John’s here! Wuhuu =) That’s why he’s doing todays blog entry:
I’d like to commit the first paragraph to the differences between toilets in different countries. In America we have squat toilets with a wide lip with a gap in the front. We also have paper you can put over them to protect yourself from contamination from other peoples pee. Additionally the symbol for women is a stick figure with a long triangular dress. This is not the case in the toilets I visited in London/Frankfurt. In Heathrow the toilets were tall with very thin lids and no gap, and the symbol for woman wore a ballroom gown where the silhouette of an umbrella is overlayed on the stick figure. In Frankfurt the toilets were also tall and without a gap, and they had two large buttons for flushing. The big button was for a full load and small one for liquids. The symbol for woman had a mini skirt for whatever reason. The symbol for men were all the same. I deduce that this means over the world men are the same, while woman differ radically.
Those observations noted, I continued to take in other less pugnant surroundings. I travelled to Esslingen with Uta and her family for the Christmas Market, it was the last day it would be set up. The initial area was laden with wooden kiosks which were decorated with leaves and sculptures, it looked like dozens of massive bushes had been hollowed out and filled with wares for sale. However what really got my attention was the medieval portion of the market. There were two paths to take, Zwergenland (Dwarfland (for kids)) to the left was the childrens portion of the market, and to the right was the normal medieval market. We started left, and the childrens market began with a tavern kiosk selling spiced wine and honeyed meade. Dwarves begin drinking young I suppose. I had some meade which came in a ceramic cup I got to keep, and it was very potent. One booth had a childrens game where there are eggs stuck in small logs, and children must toss a heavy ball from 4 feet so that the egg is crushed to win. The children playing must have been 4 and younger, and the man running the game gave them enough turns so that at least one egg was crushed, though they were all given candy. Another booth had axe throwing, which again seemed an odd game to be in the childrens area (Only adults were allowed this one). There was also a merry-go-round which I was pleasantly surprised to find was powered by a child running in a wheel, much like a mouse.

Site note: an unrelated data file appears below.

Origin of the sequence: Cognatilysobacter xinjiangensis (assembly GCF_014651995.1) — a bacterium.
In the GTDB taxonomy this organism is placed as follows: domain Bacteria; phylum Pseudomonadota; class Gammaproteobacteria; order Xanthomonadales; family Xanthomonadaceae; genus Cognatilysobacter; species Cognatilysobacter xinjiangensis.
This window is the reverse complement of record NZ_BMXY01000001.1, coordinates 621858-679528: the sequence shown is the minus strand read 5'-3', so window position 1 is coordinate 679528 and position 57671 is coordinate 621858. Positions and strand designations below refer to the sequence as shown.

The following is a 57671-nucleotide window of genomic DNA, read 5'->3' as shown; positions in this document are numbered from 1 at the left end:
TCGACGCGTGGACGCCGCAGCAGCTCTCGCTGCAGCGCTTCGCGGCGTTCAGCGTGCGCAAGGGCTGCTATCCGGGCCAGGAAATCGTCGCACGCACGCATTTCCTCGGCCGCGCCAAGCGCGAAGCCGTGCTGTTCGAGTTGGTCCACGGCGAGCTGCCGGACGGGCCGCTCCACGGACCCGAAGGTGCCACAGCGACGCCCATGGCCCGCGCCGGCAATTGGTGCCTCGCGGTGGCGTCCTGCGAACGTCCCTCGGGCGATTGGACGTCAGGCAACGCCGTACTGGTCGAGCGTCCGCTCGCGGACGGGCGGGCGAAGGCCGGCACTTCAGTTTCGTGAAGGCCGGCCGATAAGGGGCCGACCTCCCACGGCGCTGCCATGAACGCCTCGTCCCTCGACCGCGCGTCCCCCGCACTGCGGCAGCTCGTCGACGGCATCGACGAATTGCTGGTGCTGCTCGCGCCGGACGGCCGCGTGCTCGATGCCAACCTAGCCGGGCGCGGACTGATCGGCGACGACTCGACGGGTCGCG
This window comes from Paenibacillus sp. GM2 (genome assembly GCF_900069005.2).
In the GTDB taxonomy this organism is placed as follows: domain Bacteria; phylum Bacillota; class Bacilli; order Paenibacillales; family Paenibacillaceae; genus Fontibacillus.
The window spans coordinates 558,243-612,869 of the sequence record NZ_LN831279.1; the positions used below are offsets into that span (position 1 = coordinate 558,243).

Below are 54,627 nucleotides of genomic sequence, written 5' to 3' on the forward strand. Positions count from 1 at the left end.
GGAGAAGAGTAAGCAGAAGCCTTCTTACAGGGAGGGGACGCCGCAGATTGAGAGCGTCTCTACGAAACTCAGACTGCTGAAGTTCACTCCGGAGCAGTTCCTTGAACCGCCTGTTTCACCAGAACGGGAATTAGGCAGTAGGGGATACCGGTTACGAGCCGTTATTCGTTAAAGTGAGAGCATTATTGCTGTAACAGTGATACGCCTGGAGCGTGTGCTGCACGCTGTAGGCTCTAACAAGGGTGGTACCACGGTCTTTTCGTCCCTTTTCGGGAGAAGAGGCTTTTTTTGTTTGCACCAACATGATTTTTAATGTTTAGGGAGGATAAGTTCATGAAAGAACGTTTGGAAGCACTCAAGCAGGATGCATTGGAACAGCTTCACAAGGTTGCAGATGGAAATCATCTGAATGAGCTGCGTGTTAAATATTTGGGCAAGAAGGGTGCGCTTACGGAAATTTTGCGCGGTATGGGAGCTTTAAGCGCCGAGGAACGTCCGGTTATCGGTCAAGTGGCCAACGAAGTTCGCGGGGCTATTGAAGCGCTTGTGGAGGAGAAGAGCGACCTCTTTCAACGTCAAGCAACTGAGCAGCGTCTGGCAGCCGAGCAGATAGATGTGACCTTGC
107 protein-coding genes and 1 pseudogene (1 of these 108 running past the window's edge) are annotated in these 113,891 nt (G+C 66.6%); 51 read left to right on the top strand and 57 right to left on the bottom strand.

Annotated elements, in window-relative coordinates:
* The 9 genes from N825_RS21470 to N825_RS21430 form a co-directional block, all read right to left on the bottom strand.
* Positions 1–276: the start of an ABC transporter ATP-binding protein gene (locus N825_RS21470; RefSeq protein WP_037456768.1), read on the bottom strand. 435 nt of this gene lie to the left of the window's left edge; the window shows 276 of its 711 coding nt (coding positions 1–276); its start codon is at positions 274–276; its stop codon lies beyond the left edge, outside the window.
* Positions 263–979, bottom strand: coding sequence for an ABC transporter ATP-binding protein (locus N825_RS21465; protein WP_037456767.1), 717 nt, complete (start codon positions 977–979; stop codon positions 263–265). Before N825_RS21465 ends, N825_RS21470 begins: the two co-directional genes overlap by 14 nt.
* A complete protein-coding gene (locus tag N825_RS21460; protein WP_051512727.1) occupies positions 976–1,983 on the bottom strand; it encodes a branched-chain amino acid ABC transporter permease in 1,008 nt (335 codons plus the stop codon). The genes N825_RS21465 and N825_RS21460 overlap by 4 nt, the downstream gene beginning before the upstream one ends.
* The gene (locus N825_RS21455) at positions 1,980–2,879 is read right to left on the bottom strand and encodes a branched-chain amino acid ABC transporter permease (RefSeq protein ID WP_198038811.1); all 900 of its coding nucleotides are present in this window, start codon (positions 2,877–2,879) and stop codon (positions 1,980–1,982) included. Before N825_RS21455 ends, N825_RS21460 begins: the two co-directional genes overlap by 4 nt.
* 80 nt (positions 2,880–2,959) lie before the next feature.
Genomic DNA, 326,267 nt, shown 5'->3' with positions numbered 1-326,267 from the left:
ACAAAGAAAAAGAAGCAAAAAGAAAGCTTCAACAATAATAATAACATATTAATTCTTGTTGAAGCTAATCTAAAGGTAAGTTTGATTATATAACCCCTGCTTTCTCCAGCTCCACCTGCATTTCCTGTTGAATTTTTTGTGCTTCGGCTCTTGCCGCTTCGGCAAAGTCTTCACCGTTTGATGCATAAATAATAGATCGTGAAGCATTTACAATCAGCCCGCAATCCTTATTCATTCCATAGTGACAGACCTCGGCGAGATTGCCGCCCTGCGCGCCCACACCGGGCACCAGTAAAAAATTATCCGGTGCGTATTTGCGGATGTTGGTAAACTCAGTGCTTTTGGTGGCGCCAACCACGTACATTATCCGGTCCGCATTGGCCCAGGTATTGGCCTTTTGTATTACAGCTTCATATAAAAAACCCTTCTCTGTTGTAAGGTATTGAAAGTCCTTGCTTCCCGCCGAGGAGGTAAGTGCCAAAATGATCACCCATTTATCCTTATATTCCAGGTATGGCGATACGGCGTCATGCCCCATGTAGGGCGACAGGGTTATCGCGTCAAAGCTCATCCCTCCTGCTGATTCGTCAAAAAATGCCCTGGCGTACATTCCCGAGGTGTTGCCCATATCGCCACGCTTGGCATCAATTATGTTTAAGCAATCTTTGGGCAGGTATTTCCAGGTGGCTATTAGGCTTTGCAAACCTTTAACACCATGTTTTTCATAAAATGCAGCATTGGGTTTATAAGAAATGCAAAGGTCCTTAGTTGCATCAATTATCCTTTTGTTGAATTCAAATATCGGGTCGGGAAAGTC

We went to a booth where there was a small arena set up with small houses set up in a ring with ceilings painted in different colours. You picked a lucky stone and placed it on a roof, and the man would place a mouse in the center of the ring, and if the mouse chose to go into the house with your stone you won! This mouse was very indecisive and wandered for some time before picking a door to go through. I think it knew it would just be picked up and put in the center again anyway, so why go through any door? The mouse eventually went through my house and I won a small toy mouse.
Next we got Hanffladen, which is a bun sliced open and filled with a kind of spicy pink sour cream and meat chunks, and Lustrolls, which are essentially massive (face sized) cinnamon rolls with nuts but less sweet. There were many booths dedicated to crafts, like mideval outfits weapons drinking horns belts and so on, and everyone at the booths seemed to enjoy being there. There was even a small archery stand where I shot a small recurve bow, my shots were nicely clustered but far from target.
My favorite part was the stage, where a group of people played cheery music and put on several plays. It was all in German so I didn`t understand much, but there was enough context and acting to where it was still enjoyable. I ended up getting one of their music CD`s before we left. It far outclassed any mideval festival I encountered in America, and would go again if I spend another Christmas holiday in Germany.